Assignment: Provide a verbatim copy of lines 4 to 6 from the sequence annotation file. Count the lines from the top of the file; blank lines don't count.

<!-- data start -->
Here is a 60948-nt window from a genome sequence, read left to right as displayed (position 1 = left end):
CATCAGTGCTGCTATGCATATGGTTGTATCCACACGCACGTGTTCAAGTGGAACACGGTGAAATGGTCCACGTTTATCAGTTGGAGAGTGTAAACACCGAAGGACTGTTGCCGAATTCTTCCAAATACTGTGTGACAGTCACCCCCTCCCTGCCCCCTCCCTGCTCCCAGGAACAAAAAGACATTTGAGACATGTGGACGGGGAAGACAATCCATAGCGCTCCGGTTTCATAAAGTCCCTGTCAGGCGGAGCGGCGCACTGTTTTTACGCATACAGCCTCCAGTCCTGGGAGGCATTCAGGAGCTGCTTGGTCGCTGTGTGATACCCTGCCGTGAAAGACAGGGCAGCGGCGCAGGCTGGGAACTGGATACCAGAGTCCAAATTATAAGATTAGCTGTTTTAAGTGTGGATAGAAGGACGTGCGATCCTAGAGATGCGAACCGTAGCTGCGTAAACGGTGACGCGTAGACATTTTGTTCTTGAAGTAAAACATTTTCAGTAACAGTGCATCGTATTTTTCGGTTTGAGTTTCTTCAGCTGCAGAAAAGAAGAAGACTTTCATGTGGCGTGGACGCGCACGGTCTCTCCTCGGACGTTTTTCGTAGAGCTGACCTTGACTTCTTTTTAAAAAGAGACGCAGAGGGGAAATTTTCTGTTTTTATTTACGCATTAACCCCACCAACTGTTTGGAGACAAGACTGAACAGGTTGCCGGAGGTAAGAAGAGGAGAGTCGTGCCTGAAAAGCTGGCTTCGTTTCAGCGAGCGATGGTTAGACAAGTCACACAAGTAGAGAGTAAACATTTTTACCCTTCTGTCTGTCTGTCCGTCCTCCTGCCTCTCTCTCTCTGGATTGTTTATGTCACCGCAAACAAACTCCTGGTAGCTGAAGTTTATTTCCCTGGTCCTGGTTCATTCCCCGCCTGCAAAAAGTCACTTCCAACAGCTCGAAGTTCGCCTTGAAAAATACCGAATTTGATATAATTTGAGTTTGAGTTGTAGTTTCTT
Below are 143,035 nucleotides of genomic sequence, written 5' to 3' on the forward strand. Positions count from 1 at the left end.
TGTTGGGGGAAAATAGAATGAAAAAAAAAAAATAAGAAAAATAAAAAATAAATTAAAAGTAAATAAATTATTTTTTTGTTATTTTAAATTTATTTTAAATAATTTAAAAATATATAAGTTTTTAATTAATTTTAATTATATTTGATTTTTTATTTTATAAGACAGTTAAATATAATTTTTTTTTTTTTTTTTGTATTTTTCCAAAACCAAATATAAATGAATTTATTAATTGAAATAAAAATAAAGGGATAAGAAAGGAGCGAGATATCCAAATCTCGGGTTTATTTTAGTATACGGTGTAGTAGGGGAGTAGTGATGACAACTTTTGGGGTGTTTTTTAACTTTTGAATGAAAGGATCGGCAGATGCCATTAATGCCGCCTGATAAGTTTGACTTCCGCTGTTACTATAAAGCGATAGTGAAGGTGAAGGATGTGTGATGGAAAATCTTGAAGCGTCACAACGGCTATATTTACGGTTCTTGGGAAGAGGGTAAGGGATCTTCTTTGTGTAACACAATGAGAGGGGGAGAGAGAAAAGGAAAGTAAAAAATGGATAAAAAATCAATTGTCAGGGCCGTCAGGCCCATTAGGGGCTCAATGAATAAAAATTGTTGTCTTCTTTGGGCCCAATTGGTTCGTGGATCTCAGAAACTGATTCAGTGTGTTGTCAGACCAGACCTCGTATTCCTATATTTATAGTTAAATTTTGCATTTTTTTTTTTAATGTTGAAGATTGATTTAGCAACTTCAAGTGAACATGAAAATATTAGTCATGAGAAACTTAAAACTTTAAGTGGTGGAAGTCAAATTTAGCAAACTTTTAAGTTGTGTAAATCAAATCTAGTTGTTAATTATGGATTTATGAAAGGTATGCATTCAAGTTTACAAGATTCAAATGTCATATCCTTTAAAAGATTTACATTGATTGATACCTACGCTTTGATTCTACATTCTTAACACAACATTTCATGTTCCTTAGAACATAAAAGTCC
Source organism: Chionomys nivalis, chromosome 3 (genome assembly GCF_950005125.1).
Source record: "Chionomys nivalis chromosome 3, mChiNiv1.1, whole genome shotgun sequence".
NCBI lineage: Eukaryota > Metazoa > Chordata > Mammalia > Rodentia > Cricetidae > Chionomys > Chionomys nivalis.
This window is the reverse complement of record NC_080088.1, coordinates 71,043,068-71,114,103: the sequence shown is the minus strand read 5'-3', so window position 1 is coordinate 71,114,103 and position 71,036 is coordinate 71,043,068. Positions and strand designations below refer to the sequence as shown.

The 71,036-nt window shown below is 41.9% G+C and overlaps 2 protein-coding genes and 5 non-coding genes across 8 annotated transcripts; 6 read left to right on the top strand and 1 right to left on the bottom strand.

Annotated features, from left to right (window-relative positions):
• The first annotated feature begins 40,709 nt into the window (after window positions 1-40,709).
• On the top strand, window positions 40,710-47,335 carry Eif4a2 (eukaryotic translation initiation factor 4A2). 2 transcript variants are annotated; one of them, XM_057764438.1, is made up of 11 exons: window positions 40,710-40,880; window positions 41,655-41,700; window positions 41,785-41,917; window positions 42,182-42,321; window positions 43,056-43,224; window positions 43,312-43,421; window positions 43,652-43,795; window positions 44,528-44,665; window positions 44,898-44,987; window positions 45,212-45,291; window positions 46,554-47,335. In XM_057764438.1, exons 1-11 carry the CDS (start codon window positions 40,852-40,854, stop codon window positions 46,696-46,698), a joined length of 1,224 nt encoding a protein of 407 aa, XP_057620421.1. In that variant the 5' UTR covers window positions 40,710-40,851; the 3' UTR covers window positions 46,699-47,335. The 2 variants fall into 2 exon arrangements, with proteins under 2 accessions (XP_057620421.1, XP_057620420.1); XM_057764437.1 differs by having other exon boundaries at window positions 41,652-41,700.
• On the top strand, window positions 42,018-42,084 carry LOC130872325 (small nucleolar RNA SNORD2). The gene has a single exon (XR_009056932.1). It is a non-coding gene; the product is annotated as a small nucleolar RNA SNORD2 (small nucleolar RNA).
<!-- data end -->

TGTTGGGGGAAAATAGAATGAAAAAAAAAAAATAAGAAAAATAAAAAATAAATTAAAAGTAAATAAATTATTTTTTTGTTATTTTAAATTTATTTTAAATAATTTAAAAATATATAAGTTTTTAATTAATTTTAATTATATTTGATTTTTTATTTTATAAGACAGTTAAATATAATTTTTTTTTTTTTTTTTGTATTTTTCCAAAACCAAATATAAATGAATTTATTAATTGAAATAAAAATAAAGGGATAAGAAAGGAGCGAGATATCCAAATCTCGGGTTTATTTTAGTATACGGTGTAGTAGGGGAGTAGTGATGACAACTTTTGGGGTGTTTTTTAACTTTTGAATGAAAGGATCGGCAGATGCCATTAATGCCGCCTGATAAGTTTGACTTCCGCTGTTACTATAAAGCGATAGTGAAGGTGAAGGATGTGTGATGGAAAATCTTGAAGCGTCACAACGGCTATATTTACGGTTCTTGGGAAGAGGGTAAGGGATCTTCTTTGTGTAACACAATGAGAGGGGGAGAGAGAAAAGGAAAGTAAAAAATGGATAAAAAATCAATTGTCAGGGCCGTCAGGCCCATTAGGGGCTCAATGAATAAAAATTGTTGTCTTCTTTGGGCCCAATTGGTTCGTGGATCTCAGAAACTGATTCAGTGTGTTGTCAGACCAGACCTCGTATTCCTATATTTATAGTTAAATTTTGCATTTTTTTTTTTAATGTTGAAGATTGATTTAGCAACTTCAAGTGAACATGAAAATATTAGTCATGAGAAACTTAAAACTTTAAGTGGTGGAAGTCAAATTTAGCAAACTTTTAAGTTGTGTAAATCAAATCTAGTTGTTAATTATGGATTTATGAAAGGTATGCATTCAAGTTTACAAGATTCAAATGTCATATCCTTTAAAAGATTTACATTGATTGATACCTACGCTTTGATTCTACATTCTTAACACAACATTTCATGTTCCTTAGAACATAAAAGTCC
Source organism: Chionomys nivalis, chromosome 3 (genome assembly GCF_950005125.1).
Source record: "Chionomys nivalis chromosome 3, mChiNiv1.1, whole genome shotgun sequence".